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Gatland's Wales hold off Wallabies comeback to claim thrilling World Cup win

Wales seize control of Pool D after a brilliant Test match in Tokyo.

Gareth Davies scored a crucial try on the stroke of half-time.
Gareth Davies scored a crucial try on the stroke of half-time.
Image: Craig Mercer/INPHO

SIX NATIONS CHAMPIONS Wales took a massive step towards topping Pool D with a thrilling 29-25 victory over valiant Australia in the Rugby World Cup on Sunday.

The Welsh were 23-8 ahead at half-time but they had to withstand a furious second-half onslaught when Australia fought back to within a point late in the game.

Wales, 43-14 winners over Georgia in their opener, will now be confident of finishing their pool unbeaten, with their next opponents Fiji in Oita on 9 October before taking on Uruguay in Kumamoto four days later.

An electric game full of enterprising, interlinking play from both sides on a balmy late afternoon in the Japanese capital made for a marvellous spectacle of running rugby.

The 47,885-strong crowd had barely taken their seats after the anthems when Wales were on the scoreboard.

The ubiquitous Aaron Wainwright turned over esteemed Wallaby jackler Michael Hooper from the kick-off, Gareth Davies finding Dan Biggar in the box for a straightforward drop-goal with just 37 seconds on the clock.

Biggar went wide on his first penalty attempt minutes later as Wales continued to attack with fluidity, George North being brought down with the line begging.

The largely red and yellow crowd at Tokyo Stadium traded respective ballads, ‘Hymns and Arias’ for ‘Waltzing Matilda’ with mutual applause for both renditions. A hearty round of collective boos, however, rang out when an image of England coach Eddie Jones was shown on the big screen.

Biggar spurned a second shot at goal as Wales looked to build on their momentum.

australia-v-wales-pool-d-2019-rugby-world-cup-tokyo-stadium Wales celebrate a big win. Source: Adam Davy

The ball was quickly recycled from the attacking line-out, Biggar putting in an inch-perfect crosskick that Hadleigh Parkes gathered, the Kiwi-born centre outleaping Marika Koroibete and spinning past Dane Haylett-Petty to dot down in the corner.

The Welsh fly-half hit the extras but saw a second, long-range drop-goal go wide.

Hooper escaped punishment for a late, high hit on Biggar, French referee Romain Poite deciding a penalty was sufficient.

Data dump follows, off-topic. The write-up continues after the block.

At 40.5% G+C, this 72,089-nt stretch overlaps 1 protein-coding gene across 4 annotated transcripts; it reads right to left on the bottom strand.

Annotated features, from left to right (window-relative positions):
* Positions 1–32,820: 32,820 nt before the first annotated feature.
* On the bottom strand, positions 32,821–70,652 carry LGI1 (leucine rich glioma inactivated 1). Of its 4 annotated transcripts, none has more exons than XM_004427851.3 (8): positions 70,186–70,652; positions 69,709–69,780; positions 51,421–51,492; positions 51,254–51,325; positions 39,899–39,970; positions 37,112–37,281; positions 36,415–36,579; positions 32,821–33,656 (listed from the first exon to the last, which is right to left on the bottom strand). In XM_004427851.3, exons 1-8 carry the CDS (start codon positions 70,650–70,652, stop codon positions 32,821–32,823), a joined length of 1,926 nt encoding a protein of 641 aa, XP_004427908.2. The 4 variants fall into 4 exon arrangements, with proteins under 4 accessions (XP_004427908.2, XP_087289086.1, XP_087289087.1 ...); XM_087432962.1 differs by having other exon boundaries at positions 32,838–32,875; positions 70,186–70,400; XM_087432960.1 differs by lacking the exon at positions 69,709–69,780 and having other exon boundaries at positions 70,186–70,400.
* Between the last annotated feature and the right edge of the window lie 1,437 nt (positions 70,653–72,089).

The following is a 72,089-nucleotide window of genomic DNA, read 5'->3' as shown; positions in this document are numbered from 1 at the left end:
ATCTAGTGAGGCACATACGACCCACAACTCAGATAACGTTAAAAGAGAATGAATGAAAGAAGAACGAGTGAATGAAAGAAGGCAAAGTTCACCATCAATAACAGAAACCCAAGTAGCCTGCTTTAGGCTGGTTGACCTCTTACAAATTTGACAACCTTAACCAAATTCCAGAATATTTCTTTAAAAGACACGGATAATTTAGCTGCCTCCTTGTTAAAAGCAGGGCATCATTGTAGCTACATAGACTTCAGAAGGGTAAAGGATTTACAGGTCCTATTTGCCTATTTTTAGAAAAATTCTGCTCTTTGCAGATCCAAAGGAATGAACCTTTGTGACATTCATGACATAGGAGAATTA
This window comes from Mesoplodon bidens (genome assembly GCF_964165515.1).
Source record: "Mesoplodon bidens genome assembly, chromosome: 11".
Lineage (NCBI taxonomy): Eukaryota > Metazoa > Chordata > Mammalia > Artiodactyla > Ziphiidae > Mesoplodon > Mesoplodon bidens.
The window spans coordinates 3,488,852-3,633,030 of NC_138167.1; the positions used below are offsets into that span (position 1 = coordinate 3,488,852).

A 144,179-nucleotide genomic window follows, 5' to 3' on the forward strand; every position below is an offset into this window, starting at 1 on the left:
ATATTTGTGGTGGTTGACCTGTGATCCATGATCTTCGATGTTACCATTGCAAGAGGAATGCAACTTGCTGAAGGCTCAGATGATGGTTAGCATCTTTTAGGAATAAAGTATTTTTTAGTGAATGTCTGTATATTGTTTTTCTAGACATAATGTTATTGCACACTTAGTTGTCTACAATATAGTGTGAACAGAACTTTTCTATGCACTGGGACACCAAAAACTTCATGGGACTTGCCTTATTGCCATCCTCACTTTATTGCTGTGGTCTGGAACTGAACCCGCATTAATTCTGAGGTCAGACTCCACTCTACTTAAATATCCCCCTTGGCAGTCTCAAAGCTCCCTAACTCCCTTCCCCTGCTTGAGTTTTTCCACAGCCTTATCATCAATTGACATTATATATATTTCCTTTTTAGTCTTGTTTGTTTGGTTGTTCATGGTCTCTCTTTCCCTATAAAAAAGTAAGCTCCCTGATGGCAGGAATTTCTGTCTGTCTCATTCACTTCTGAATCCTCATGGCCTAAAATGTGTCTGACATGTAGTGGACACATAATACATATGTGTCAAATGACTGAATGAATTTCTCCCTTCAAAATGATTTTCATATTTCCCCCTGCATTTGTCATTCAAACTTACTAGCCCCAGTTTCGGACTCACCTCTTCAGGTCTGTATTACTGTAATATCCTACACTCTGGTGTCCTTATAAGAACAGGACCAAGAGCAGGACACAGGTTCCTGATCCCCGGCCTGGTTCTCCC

Wales lost their throw-in from the kick, handing Australia the chance to fire back down the pitch, a Parkes tackle on opposite number Samu Kerevi preventing a sure try.

The Wallaby forwards arrived en masse, and with the Welsh defence scrambling, Bernard Foley crosskicked perfectly to veteran Adam Ashley-Cooper, the winger stepping inside Josh Adams with aplomb to scramble over for a deserved try.

Foley scuffed the conversion, but with both sides more than willing to throw the ball around, it didn’t seem to matter.

Biggar bundled Serevi into touch after the strapping Fiji-born centre had two-stepped around Jonathan Davies, but the fly-half paid for that defensive showing by being subbed off with a head injury, replaced by Rhys Patchell.

Foley and Patchell traded penalties before Gareth Davies pounced to intercept a deep pass from a stuttering Will Genia to sprint home from 60 metres.

Patchell converted to make it 23-8 at half-time and dropped a goal four minutes into the second period as Wales looked to turn the screw.

Australia were far from done, however, David Pocock providing the perfect offload for Dane Haylett-Petty to score the Wallabies’ second try, Matt Toomua converting.

The Welsh defence, built around No 8 Josh Navidi and skipper Alun Wyn Jones, winning a Wales-record 130th cap, could only hold firm for so long as Australia proceeded to camp out in their 22m area with a series of set-pieces, Hooper eventually being driven for an invaluable try Toomua converted.

Games between the two sides are traditionally tight and so it again proved, Toomua hitting a 69th minute penalty to reduce Wales’ lead to just one point.

Patchell responded in kind, Tomos Williams kept an Australian kick to touch in play and Wales saw out a tense final five minutes to set themselves up as likely Pool D winners.

© AFP 2019   

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